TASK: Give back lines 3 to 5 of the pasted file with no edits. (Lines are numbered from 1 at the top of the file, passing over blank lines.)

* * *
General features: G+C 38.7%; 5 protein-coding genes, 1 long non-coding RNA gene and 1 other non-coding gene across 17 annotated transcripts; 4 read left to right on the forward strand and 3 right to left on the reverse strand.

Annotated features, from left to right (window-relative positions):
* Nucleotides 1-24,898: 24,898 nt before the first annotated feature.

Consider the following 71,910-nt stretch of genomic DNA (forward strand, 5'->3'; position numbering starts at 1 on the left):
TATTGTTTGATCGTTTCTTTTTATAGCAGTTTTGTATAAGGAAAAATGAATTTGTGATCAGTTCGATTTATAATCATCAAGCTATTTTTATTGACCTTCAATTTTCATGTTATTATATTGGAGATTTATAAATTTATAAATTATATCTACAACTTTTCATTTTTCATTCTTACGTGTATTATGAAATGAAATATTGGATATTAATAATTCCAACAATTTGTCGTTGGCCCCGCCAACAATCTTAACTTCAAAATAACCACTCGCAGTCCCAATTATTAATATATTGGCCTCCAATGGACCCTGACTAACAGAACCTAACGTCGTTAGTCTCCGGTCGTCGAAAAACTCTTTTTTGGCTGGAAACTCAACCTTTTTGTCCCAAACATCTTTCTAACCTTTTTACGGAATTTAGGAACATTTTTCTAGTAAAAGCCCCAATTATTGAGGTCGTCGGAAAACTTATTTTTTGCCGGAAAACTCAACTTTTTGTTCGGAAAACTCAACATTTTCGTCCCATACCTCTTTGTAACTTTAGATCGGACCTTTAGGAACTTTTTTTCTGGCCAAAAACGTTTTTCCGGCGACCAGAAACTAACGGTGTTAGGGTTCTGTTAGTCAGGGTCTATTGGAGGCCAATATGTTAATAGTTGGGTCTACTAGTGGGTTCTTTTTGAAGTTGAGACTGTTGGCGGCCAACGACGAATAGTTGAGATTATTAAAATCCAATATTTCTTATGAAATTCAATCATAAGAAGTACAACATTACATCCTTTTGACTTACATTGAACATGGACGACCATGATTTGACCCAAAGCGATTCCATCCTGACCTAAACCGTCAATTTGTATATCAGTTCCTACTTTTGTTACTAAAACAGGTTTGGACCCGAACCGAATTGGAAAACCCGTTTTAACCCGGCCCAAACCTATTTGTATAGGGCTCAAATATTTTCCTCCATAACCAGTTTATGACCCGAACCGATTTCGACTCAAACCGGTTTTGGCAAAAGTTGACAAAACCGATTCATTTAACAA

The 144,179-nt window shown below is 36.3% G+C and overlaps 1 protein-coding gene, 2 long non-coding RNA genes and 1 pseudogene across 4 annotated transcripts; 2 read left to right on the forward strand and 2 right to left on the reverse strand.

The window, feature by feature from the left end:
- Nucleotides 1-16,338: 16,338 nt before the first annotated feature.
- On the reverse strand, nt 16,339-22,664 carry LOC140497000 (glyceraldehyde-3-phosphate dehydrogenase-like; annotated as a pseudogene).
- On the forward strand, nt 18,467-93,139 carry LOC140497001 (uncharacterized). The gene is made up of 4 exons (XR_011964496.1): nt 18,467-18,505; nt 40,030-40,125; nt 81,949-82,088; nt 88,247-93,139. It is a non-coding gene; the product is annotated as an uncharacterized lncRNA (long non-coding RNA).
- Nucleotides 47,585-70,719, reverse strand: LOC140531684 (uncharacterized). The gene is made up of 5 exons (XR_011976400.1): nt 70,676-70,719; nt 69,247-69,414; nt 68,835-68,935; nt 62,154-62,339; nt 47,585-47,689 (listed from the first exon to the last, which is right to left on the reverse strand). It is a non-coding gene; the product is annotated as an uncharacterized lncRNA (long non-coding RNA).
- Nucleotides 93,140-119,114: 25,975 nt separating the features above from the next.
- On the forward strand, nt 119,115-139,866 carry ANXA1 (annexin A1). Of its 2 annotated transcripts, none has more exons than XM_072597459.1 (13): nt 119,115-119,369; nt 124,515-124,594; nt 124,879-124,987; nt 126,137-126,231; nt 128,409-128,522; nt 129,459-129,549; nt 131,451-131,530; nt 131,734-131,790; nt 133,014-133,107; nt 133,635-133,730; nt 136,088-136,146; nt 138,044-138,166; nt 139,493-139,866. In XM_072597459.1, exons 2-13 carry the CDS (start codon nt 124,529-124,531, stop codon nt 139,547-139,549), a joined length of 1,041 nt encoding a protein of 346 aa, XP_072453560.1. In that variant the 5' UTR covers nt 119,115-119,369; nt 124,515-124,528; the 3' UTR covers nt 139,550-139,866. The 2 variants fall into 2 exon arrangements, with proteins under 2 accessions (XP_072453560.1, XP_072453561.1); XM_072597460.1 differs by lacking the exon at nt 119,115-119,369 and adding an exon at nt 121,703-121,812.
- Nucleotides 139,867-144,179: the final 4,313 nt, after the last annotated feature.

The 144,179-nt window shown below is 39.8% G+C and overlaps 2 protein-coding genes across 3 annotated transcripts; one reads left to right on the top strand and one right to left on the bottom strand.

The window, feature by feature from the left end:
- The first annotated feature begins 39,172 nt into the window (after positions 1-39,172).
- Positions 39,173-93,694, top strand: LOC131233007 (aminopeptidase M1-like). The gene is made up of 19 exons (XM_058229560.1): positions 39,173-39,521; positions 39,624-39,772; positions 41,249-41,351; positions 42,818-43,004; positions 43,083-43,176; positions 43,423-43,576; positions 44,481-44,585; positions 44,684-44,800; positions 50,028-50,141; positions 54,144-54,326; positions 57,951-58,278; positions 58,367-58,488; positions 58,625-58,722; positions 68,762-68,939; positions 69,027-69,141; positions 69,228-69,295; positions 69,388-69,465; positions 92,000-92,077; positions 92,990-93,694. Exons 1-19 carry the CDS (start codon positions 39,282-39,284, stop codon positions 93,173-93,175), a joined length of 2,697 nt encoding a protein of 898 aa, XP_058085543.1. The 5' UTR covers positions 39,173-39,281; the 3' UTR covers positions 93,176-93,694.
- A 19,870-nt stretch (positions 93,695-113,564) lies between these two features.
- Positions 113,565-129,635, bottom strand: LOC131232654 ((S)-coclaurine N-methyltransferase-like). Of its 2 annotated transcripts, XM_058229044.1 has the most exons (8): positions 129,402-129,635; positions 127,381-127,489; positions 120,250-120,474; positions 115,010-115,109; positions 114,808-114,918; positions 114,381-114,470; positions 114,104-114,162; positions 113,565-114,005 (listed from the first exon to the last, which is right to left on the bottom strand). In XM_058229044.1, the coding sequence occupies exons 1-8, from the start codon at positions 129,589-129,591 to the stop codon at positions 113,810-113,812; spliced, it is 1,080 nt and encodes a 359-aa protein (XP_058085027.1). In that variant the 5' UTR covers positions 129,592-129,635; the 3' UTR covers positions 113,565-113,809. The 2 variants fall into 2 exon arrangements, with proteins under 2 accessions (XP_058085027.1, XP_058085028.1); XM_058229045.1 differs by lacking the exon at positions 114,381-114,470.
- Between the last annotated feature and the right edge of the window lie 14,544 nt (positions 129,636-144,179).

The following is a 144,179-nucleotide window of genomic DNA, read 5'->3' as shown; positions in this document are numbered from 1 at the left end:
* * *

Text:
* Nucleotides 1-24,898: 24,898 nt before the first annotated feature.

Consider the following 71,910-nt stretch of genomic DNA (forward strand, 5'->3'; position numbering starts at 1 on the left):
TATTGTTTGATCGTTTCTTTTTATAGCAGTTTTGTATAAGGAAAAATGAATTTGTGATCAGTTCGATTTATAATCATCAAGCTATTTTTATTGACCTTCAATTTTCATGTTATTATATTGGAGATTTATAAATTTATAAATTATATCTACAACTTTTCATTTTTCATTCTTACGTGTATTATGAAATGAAATATTGGATATTAATAATTCCAACAATTTGTCGTTGGCCCCGCCAACAATCTTAACTTCAAAATAACCACTCGCAGTCCCAATTATTAATATATTGGCCTCCAATGGACCCTGACTAACAGAACCTAACGTCGTTAGTCTCCGGTCGTCGAAAAACTCTTTTTTGGCTGGAAACTCAACCTTTTTGTCCCAAACATCTTTCTAACCTTTTTACGGAATTTAGGAACATTTTTCTAGTAAAAGCCCCAATTATTGAGGTCGTCGGAAAACTTATTTTTTGCCGGAAAACTCAACTTTTTGTTCGGAAAACTCAACATTTTCGTCCCATACCTCTTTGTAACTTTAGATCGGACCTTTAGGAACTTTTTTTCTGGCCAAAAACGTTTTTCCGGCGACCAGAAACTAACGGTGTTAGGGTTCTGTTAGTCAGGGTCTATTGGAGGCCAATATGTTAATAGTTGGGTCTACTAGTGGGTTCTTTTTGAAGTTGAGACTGTTGGCGGCCAACGACGAATAGTTGAGATTATTAAAATCCAATATTTCTTATGAAATTCAATCATAAGAAGTACAACATTACATCCTTTTGACTTACATTGAACATGGACGACCATGATTTGACCCAAAGCGATTCCATCCTGACCTAAACCGTCAATTTGTATATCAGTTCCTACTTTTGTTACTAAAACAGGTTTGGACCCGAACCGAATTGGAAAACCCGTTTTAACCCGGCCCAAACCTATTTGTATAGGGCTCAAATATTTTCCTCCATAACCAGTTTATGACCCGAACCGATTTCGACTCAAACCGGTTTTGGCAAAAGTTGACAAAACCGATTCATTTAACAA